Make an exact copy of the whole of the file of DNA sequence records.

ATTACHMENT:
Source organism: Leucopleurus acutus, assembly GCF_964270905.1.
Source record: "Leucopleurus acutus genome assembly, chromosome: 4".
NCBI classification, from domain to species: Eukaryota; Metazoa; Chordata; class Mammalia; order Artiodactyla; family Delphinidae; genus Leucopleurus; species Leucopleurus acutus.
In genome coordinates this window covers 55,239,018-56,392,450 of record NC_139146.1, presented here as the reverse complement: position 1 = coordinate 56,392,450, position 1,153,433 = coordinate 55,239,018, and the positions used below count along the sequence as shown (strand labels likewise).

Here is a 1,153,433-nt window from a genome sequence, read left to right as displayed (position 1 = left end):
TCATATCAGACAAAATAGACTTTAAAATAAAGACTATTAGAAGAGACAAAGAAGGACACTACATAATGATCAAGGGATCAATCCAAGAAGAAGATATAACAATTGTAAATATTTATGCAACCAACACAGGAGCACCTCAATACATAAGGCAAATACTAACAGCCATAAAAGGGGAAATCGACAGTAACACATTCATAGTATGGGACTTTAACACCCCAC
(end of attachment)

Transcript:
Source organism: Leucopleurus acutus, assembly GCF_964270905.1.
Source record: "Leucopleurus acutus genome assembly, chromosome: 4".
NCBI classification, from domain to species: Eukaryota; Metazoa; Chordata; class Mammalia; order Artiodactyla; family Delphinidae; genus Leucopleurus; species Leucopleurus acutus.
In genome coordinates this window covers 55,239,018-56,392,450 of record NC_139146.1, presented here as the reverse complement: position 1 = coordinate 56,392,450, position 1,153,433 = coordinate 55,239,018, and the positions used below count along the sequence as shown (strand labels likewise).

Here is a 1,153,433-nt window from a genome sequence, read left to right as displayed (position 1 = left end):
TCATATCAGACAAAATAGACTTTAAAATAAAGACTATTAGAAGAGACAAAGAAGGACACTACATAATGATCAAGGGATCAATCCAAGAAGAAGATATAACAATTGTAAATATTTATGCAACCAACACAGGAGCACCTCAATACATAAGGCAAATACTAACAGCCATAAAAGGGGAAATCGACAGTAACACATTCATAGTATGGGACTTTAACACCCCAC